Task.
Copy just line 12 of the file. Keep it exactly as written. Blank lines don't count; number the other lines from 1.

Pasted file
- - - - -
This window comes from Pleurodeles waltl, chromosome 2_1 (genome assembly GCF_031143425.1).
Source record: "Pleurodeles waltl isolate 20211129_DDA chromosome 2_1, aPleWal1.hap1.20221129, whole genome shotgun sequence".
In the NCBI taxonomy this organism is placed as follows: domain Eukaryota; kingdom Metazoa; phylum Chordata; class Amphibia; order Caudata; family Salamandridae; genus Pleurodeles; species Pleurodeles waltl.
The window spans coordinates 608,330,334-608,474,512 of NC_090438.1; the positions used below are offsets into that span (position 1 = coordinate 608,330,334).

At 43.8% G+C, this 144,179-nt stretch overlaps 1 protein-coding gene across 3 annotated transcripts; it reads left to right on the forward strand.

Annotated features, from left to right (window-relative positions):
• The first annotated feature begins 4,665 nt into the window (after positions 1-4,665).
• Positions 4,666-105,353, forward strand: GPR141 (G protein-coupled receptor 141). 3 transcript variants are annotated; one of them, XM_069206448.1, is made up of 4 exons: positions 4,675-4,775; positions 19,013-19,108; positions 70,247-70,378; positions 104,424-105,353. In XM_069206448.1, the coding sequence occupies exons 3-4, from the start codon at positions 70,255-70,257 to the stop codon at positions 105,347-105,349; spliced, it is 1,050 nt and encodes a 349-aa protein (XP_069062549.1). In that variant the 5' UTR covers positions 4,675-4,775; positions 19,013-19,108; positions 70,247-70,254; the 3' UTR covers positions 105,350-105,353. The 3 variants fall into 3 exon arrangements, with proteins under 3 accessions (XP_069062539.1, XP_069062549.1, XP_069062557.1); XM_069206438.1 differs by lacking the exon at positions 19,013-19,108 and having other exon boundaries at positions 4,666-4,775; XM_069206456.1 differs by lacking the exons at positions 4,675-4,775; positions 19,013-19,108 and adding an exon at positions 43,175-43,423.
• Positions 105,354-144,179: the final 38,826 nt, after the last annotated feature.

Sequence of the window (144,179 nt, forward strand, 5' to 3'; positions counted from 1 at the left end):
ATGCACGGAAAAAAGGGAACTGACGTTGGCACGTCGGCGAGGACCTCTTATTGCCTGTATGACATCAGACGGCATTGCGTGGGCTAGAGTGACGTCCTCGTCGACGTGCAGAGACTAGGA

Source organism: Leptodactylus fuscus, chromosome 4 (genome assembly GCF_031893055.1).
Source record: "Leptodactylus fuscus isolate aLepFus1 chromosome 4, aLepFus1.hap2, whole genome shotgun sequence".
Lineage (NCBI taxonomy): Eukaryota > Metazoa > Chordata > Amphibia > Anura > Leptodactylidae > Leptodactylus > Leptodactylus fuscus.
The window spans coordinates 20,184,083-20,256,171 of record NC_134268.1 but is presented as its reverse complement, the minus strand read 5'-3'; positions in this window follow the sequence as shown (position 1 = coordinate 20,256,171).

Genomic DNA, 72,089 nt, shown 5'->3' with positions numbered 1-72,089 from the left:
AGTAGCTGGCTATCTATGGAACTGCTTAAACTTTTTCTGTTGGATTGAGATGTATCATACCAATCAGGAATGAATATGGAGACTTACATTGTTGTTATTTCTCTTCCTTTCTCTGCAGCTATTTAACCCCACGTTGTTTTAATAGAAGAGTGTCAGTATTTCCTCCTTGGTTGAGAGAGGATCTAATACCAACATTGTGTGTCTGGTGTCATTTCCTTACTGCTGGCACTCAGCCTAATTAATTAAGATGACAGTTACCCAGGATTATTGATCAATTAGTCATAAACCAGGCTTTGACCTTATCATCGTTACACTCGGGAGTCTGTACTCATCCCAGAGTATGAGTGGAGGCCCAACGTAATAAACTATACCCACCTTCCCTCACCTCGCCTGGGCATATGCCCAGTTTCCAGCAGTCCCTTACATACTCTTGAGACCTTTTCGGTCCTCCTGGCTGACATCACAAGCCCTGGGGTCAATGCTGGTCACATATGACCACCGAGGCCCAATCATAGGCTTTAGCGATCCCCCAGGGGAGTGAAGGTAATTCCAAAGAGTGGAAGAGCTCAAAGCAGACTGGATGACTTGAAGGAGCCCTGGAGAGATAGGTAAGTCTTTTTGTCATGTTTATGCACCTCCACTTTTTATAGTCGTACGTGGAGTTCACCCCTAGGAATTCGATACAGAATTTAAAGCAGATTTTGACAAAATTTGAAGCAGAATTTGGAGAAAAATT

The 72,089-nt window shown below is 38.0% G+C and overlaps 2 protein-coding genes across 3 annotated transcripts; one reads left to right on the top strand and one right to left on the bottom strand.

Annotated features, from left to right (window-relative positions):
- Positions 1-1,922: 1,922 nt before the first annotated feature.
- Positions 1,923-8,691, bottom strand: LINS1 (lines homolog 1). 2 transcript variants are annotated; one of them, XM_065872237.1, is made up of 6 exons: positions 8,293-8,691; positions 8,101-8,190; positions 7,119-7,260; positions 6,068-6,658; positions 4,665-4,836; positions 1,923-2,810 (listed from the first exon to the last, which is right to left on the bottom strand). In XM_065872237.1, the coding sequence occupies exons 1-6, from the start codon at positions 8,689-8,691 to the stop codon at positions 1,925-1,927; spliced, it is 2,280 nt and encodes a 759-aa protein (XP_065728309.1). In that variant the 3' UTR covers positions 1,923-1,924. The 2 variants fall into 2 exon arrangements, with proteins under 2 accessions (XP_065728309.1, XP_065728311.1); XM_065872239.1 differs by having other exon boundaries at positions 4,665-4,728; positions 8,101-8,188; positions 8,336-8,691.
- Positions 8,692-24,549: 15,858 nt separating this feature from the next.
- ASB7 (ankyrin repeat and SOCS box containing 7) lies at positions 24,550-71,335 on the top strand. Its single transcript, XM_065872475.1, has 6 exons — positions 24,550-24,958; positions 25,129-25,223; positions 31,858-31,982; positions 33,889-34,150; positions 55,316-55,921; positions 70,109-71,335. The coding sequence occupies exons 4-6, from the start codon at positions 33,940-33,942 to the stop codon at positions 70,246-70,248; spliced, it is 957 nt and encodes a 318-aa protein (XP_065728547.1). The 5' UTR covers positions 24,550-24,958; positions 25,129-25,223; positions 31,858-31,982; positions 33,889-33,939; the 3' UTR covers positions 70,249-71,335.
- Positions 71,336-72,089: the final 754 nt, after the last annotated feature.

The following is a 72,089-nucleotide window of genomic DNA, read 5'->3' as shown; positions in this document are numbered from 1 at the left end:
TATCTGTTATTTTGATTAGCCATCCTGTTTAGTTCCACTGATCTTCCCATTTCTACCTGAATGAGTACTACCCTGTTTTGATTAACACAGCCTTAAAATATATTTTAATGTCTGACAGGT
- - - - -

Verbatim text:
Source organism: Leptodactylus fuscus, chromosome 4 (genome assembly GCF_031893055.1).